In this bold reinterpretation of American culture, Philip Fisher describes generational life as a series of renewed acts of immigration into a new world. Along with the actual flood of immigrants, technological change brings about an immigration of objects and systems, ways of life and techniques for the distribution of ideas.
A provocative new way of accounting for the spirit of literary tradition, Still the New World makes a persuasive argument against the reduction of literature to identity questions of race, gender, and ethnicity. Ranging from roughly 1850 to 1940, when, Fisher argues, the American cultural and economic system was set in place, the book reconsiders key works in the American canon--from Emerson, Whitman, and Melville, to Twain, James, Howells, Dos Passos, and Nathanael West, with insights into such artists as Winslow Homer and Thomas Eakins. With striking clarity, Fisher shows how these artists created and recreated a democratic poetics marked by a rivalry between abstraction, regionalism, and varieties of realism--and in doing so, defined American culture as an ongoing process of creative destruction.
Still the New World itself drifts loosely over the American landscape, illuminating major cultural currents and dipping into literary and artistic thickets that make for fascinating...exploration.
[A] rich investigation into the American commitment to novelty and innovation...If 'culture,' in the anthropological sense, refers to tradition, enduring ways of life handed down from parents to children over multiple generations, Fisher argues, then 19th- and 20th-century America has had nothing of the kind. Instead of 'culture,' we have a 'culture of creative destruction,' perpetual immigration, novelty, innovation, mobility and children's wise refusal to heed the advice of parents...While much of the book, which is written in an epigrammatic style with a minimum of footnotes, is based on Fisher's close readings of Walt Whitman, Harriet Beecher Stowe, Mark Twain, Herman Melville, Thomas Eakins and other American authors and artists, his surprising and wide-ranging reflections on the principle of 'creative destruction' in commerce and technology deserve a readership well beyond specialists in American literature and art.
In this provocative look at an ever-changing American society, Fisher considers how the works of great writers reflect the dynamics of cultural change and assimilation. Using examples from such prominent 19th- and 20th-century authors as Twain, Whitman, and Dos Passos, Fisher shows how American writing has been informed by capitalism, economics, democracy, and the unrelenting rise of technology...This is an optimistic book that champions American life and literature.
Still the New World plays a series of intriguing variations on the theme of America's perpetually 'unfinished newness.' Whether he reads Whitman for his 'strong poetic nearness' or the urban newspaper as a 'hand-held miniature of the city,' or the suburban landscape as a modern version of Jefferson's agrarian republic, Philip Fisher meets the first obligation of the critic: he is consistently interesting.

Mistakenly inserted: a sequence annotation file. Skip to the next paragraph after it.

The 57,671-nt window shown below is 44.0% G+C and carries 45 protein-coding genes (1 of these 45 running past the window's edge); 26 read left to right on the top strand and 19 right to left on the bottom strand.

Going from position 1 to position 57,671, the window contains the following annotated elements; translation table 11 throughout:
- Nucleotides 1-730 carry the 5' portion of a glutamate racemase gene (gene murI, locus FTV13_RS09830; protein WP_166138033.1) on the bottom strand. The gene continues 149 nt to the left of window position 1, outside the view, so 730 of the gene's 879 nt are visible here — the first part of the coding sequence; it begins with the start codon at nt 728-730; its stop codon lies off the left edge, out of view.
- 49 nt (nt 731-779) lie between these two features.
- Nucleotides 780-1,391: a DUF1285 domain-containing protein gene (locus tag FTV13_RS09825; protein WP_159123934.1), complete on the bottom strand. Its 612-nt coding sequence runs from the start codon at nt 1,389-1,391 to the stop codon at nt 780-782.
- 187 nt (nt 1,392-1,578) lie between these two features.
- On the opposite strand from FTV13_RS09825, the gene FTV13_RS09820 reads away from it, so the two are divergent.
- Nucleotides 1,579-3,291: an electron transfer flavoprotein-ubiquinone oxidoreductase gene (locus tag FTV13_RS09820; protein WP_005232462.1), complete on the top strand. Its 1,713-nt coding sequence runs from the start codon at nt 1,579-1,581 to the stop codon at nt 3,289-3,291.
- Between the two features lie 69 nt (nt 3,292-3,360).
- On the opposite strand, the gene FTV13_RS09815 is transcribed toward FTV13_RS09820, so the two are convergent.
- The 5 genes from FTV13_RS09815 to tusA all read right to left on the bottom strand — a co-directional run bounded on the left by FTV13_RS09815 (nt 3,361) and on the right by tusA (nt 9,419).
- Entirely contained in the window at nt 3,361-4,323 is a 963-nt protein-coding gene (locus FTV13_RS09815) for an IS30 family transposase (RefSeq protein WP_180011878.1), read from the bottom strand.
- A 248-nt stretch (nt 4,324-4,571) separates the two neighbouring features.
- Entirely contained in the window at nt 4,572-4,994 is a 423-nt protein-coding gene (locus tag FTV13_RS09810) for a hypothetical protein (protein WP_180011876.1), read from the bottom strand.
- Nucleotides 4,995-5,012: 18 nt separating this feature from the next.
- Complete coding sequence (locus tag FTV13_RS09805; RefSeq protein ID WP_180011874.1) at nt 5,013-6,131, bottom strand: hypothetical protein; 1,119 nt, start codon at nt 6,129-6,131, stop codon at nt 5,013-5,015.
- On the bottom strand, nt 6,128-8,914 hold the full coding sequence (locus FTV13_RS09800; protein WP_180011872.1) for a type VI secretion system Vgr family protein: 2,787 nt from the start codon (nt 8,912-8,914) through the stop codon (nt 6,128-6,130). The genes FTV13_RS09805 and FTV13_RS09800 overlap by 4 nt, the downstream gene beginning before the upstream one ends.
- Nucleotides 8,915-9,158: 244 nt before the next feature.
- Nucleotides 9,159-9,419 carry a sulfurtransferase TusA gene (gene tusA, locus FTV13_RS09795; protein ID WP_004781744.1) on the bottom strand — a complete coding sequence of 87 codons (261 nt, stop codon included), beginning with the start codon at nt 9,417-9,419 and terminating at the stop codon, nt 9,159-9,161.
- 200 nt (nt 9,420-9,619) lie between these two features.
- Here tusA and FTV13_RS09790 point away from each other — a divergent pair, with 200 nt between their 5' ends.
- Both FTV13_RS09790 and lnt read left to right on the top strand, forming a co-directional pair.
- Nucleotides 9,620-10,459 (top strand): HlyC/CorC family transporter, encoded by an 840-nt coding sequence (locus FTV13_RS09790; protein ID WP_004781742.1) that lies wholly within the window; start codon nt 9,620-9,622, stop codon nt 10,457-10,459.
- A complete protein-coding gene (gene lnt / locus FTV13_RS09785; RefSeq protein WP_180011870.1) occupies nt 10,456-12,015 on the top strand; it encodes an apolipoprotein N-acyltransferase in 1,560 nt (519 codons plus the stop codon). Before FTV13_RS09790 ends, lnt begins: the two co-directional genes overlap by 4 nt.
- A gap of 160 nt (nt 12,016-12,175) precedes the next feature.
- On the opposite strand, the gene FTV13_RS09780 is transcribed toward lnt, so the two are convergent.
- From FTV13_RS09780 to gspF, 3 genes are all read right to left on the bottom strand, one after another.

A bold and original interpretation of what is distinctively American in the realm of culture. Fisher's emphasis on 'creative destruction' as the source of America's continuous strangeness and freshness is greatly rewarding. He lights up whole areas of cultural inquiry in a marvelously succinct way. This is a book that deserves a wide readership.
In this lively, highly original book, Philip Fisher celebrates the economic and cultural process of 'creative destruction' that he credits with having shaped today's America. Ours is a nation that remade itself with every new generation, with every wave of immigrants, each of them followed by a wave of their exceptionally adaptable children. This unceasing process of innovation and abstraction--of continuously erasing the past and reinventing the future--is a hallmark of the uniquely American form of 'competitive technological capitalism' that elicits Fisher's wholehearted admiration. Still the New World is fresh, cogent, provocative, patriotic, and pitiless.
Philip Fisher brilliantly argues that each generation of Americans is essentially immigrant, required to find its way in yet another of the new worlds that emerge from the destructive-creative cycles that seem indigenous to American cultural life. This is the most eloquent, speculatively wide ranging, and nuanced account I've ever read of the profit and loss that result from this American will always to begin to begin again in the making of our history.
Philip Fisher celebrates what many bemoan--the rootless, restless ways that Americans live their lives and conceive their identities. Ranging brilliantly across literary, cultural, and political themes, he gives us a rich and provocative meditation on the meaning of America.
- 304 pages
- 6 x 9-1/4 inches
- Harvard University Press
From this author
Sorry, there was an error adding the item to your shopping bag.
Sorry, your session has expired. Please refresh your browser's tab.